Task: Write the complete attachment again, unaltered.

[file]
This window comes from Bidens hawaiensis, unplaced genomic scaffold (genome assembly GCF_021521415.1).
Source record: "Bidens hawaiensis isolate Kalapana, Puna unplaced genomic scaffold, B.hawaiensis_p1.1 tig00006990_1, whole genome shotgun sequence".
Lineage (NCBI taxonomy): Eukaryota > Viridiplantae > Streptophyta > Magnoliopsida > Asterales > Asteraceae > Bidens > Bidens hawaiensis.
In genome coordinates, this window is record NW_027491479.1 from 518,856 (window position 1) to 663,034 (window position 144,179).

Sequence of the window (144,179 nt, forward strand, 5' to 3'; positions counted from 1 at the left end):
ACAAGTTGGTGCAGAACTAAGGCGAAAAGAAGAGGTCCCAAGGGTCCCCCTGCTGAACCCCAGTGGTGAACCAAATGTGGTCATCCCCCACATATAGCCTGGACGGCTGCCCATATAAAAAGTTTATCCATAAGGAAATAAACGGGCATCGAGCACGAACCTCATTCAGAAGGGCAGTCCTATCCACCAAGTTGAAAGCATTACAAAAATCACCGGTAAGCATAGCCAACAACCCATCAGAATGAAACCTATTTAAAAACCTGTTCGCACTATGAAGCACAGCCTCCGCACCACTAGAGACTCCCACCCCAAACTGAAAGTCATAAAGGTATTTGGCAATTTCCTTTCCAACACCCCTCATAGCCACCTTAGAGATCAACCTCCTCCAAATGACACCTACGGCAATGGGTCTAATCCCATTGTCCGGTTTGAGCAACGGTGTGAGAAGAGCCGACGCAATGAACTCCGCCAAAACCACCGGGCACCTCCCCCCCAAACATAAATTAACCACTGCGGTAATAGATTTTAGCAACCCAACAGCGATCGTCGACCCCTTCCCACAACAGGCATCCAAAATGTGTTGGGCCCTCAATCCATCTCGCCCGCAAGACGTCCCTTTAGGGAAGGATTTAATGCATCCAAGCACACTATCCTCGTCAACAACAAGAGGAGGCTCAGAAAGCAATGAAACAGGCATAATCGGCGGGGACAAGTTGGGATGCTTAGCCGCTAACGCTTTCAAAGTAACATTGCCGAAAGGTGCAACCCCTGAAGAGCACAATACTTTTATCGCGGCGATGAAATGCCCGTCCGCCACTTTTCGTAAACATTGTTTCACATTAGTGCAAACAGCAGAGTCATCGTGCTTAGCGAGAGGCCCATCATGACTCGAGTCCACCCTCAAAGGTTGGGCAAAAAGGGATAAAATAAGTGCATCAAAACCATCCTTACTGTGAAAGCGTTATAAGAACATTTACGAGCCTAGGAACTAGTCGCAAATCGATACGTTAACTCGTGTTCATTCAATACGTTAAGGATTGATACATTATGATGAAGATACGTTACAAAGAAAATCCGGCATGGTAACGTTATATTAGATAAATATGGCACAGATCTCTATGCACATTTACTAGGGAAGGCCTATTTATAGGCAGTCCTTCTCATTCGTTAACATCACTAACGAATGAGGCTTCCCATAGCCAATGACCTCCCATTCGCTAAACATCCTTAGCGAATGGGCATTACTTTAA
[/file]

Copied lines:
This window comes from Bidens hawaiensis, unplaced genomic scaffold (genome assembly GCF_021521415.1).
Source record: "Bidens hawaiensis isolate Kalapana, Puna unplaced genomic scaffold, B.hawaiensis_p1.1 tig00006990_1, whole genome shotgun sequence".
Lineage (NCBI taxonomy): Eukaryota > Viridiplantae > Streptophyta > Magnoliopsida > Asterales > Asteraceae > Bidens > Bidens hawaiensis.
In genome coordinates, this window is record NW_027491479.1 from 518,856 (window position 1) to 663,034 (window position 144,179).

Sequence of the window (144,179 nt, forward strand, 5' to 3'; positions counted from 1 at the left end):
ACAAGTTGGTGCAGAACTAAGGCGAAAAGAAGAGGTCCCAAGGGTCCCCCTGCTGAACCCCAGTGGTGAACCAAATGTGGTCATCCCCCACATATAGCCTGGACGGCTGCCCATATAAAAAGTTTATCCATAAGGAAATAAACGGGCATCGAGCACGAACCTCATTCAGAAGGGCAGTCCTATCCACCAAGTTGAAAGCATTACAAAAATCACCGGTAAGCATAGCCAACAACCCATCAGAATGAAACCTATTTAAAAACCTGTTCGCACTATGAAGCACAGCCTCCGCACCACTAGAGACTCCCACCCCAAACTGAAAGTCATAAAGGTATTTGGCAATTTCCTTTCCAACACCCCTCATAGCCACCTTAGAGATCAACCTCCTCCAAATGACACCTACGGCAATGGGTCTAATCCCATTGTCCGGTTTGAGCAACGGTGTGAGAAGAGCCGACGCAATGAACTCCGCCAAAACCACCGGGCACCTCCCCCCCAAACATAAATTAACCACTGCGGTAATAGATTTTAGCAACCCAACAGCGATCGTCGACCCCTTCCCACAACAGGCATCCAAAATGTGTTGGGCCCTCAATCCATCTCGCCCGCAAGACGTCCCTTTAGGGAAGGATTTAATGCATCCAAGCACACTATCCTCGTCAACAACAAGAGGAGGCTCAGAAAGCAATGAAACAGGCATAATCGGCGGGGACAAGTTGGGATGCTTAGCCGCTAACGCTTTCAAAGTAACATTGCCGAAAGGTGCAACCCCTGAAGAGCACAATACTTTTATCGCGGCGATGAAATGCCCGTCCGCCACTTTTCGTAAACATTGTTTCACATTAGTGCAAACAGCAGAGTCATCGTGCTTAGCGAGAGGCCCATCATGACTCGAGTCCACCCTCAAAGGTTGGGCAAAAAGGGATAAAATAAGTGCATCAAAACCATCCTTACTGTGAAAGCGTTATAAGAACATTTACGAGCCTAGGAACTAGTCGCAAATCGATACGTTAACTCGTGTTCATTCAATACGTTAAGGATTGATACATTATGATGAAGATACGTTACAAAGAAAATCCGGCATGGTAACGTTATATTAGATAAATATGGCACAGATCTCTATGCACATTTACTAGGGAAGGCCTATTTATAGGCAGTCCTTCTCATTCGTTAACATCACTAACGAATGAGGCTTCCCATAGCCAATGACCTCCCATTCGCTAAACATCCTTAGCGAATGGGCATTACTTTAA